Alive in Irkutsk

You know that feeling you get, when you’re finding yourself walking down a street in a dream, and you’re not sure if you know where you are, but you keep going anyway? That’s what Amy and I have been feeling like the last few hours. We’ve been speculating to guess why (I attributed part of it to being sick and drugged up on Contac-C; Amy’s blaming the fish she had for dinner last night), but we’re not entirely sure.

The Irkutsk railway station

We figure part of it is due to not knowing exactly where we were staying. Amy’d emailed Jack — our homestay host — only to receive not that he was out of town. Turns out he’s not, and it was an old notice. Before we’d found that out, though, we’d indulged ourselves in a little comfort food.

Sushi. (We love the stuff.)

It was the first time I’d ever been in a Japanese restaurant that didn’t have a single Japanese person working there. Bit of a switch, I have to say. The food was pretty good, even if I could only barely taste the pickled ginger (I hate being sick (cough)).

We wandered around a bit, still in a daze, before we finally found a pay phone that took coins. Weird thing — almost none of the phones in Russia take coins. Almost all of them take phone cards. Which we don’t have, and aren’t even sure how to buy. The connection was lousy (it was an old phone — you dialed the number, inserted the coin, and then pressed a little button to make the coin drop when you finally connected with the other person), but we got enough information to find the building.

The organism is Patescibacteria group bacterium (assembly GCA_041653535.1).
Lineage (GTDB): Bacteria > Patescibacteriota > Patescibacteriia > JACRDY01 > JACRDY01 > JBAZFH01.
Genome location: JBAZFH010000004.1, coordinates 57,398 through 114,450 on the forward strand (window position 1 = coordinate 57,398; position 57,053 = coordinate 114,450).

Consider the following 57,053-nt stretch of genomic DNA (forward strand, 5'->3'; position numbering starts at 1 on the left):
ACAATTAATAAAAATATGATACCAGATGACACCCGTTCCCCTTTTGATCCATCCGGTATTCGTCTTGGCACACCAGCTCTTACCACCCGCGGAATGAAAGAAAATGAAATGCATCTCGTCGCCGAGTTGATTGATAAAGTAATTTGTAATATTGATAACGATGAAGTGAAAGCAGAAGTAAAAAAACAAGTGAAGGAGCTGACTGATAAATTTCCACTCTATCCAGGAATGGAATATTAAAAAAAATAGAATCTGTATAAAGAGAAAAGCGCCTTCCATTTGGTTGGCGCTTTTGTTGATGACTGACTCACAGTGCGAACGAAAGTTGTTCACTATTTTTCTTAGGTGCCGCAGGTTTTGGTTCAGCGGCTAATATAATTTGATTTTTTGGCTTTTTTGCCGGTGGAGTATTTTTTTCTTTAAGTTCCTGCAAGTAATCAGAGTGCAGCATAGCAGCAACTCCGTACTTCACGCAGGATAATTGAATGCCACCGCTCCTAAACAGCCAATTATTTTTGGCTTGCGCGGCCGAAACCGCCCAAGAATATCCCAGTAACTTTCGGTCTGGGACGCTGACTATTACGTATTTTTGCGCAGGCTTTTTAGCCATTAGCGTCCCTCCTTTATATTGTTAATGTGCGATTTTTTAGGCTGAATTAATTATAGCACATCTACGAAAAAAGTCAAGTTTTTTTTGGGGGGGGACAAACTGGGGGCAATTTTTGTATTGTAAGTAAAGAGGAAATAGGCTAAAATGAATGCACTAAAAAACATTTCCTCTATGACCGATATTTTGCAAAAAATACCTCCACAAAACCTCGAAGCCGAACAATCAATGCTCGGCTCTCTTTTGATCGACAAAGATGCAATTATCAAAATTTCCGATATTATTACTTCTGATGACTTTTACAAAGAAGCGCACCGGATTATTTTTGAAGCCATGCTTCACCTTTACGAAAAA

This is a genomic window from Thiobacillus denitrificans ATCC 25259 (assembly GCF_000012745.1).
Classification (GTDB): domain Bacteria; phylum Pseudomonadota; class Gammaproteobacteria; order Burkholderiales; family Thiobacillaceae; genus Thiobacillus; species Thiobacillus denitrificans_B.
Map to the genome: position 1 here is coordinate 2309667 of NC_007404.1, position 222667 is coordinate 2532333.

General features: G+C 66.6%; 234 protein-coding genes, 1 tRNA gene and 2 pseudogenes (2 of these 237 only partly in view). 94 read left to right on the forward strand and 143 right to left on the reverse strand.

Yes, it's a camel. No, I don't know what it's doing in Irkutsk.

Just not the door. We had to call back from the internet cafe we were at this morning. That was much better, and we met Elena in the alley. Figured that it was the one door we didn’t try because we didn’t see the buzzer. Now we know better…

I feel a whole lot better having finally found the place we’re staying for two nights. It’s going to be relaxful because there is no rush, no need to run to the next place. And no flotilla of security to prevent us from going wherever we want.

We’ve been on the go, more or less, since we left Moscow. (Which, incidentally, was the last time I showered properly. I’m amazed Amy hasn’t passed out from the smell. I’m sure my pants are fully capable of sentience at this point.) You have no idea how good it feels just to stop moving, even if just for a day.

The place is nice, though you wouldn’t know from the stairwell. It’s even sketchier than Nord Hostel in St. Petersburg. The inside of the apartment is quite nice, and there’s a little cat (Fyodor, apparently after the writer) to entertain us.

Fyodor the cat

Tomorrow, we’re off to Listyvanka, which is a small village on Lake Baikal, which is “traditional Siberian”, which means all wooden buildings. There’s a number of those here in downtown Irkutsk (pop. ~600k), but I imagine kept in better conditions.

Until then… to rest, to sleep — perchance to dream…

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